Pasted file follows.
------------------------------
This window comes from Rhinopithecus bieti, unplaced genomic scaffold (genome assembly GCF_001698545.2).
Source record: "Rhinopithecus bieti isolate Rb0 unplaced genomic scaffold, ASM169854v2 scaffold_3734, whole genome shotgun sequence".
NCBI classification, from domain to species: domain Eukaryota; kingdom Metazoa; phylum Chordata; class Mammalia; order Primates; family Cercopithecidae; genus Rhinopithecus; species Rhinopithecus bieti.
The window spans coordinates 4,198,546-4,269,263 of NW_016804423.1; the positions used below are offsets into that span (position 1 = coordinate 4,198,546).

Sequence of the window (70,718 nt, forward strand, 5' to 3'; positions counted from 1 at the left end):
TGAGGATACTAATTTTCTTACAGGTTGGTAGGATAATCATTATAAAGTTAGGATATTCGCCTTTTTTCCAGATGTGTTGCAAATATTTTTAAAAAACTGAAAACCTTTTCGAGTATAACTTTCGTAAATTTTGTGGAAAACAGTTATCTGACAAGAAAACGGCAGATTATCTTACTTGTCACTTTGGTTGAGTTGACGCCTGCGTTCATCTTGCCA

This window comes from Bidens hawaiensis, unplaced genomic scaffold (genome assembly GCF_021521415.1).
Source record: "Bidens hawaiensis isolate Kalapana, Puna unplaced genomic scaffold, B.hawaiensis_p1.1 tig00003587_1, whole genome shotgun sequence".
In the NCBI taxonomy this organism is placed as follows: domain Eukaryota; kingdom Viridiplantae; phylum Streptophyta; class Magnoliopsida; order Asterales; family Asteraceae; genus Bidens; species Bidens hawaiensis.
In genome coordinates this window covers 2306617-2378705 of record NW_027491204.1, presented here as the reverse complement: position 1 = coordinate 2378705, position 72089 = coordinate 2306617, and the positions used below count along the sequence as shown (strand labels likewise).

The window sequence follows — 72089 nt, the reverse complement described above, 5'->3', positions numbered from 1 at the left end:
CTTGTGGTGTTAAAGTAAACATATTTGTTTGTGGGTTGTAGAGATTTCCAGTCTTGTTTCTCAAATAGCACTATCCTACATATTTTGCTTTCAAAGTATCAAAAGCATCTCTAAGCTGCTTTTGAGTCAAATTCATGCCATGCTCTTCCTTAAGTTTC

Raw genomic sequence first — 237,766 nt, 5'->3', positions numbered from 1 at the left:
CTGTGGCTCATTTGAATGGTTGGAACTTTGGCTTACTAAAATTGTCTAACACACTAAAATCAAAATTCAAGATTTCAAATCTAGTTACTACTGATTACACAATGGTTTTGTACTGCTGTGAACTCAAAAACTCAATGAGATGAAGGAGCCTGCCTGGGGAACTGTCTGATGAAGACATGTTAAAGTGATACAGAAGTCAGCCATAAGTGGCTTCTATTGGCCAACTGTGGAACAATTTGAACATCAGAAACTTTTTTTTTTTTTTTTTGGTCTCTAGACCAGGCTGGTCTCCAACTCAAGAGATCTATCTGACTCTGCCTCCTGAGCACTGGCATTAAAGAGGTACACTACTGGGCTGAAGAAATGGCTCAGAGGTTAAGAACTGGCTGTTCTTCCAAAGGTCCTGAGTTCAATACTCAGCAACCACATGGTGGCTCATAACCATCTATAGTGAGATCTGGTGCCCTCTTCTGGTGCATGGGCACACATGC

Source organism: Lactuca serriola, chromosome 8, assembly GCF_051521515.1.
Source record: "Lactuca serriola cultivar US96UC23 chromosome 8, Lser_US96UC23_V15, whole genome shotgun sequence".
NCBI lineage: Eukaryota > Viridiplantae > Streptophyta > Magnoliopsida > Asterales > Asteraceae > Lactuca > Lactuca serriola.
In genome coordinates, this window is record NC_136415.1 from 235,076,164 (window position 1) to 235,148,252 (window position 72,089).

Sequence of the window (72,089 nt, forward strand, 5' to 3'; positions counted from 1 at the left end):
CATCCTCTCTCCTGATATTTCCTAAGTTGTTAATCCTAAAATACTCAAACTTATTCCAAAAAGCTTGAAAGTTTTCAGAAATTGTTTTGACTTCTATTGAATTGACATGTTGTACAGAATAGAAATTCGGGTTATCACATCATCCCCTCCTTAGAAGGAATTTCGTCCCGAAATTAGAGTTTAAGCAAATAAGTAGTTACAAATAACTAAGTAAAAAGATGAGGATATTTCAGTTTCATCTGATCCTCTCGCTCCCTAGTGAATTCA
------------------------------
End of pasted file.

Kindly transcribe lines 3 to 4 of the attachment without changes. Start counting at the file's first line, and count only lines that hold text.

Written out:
NCBI classification, from domain to species: domain Eukaryota; kingdom Metazoa; phylum Chordata; class Mammalia; order Primates; family Cercopithecidae; genus Rhinopithecus; species Rhinopithecus bieti.
The window spans coordinates 4,198,546-4,269,263 of NW_016804423.1; the positions used below are offsets into that span (position 1 = coordinate 4,198,546).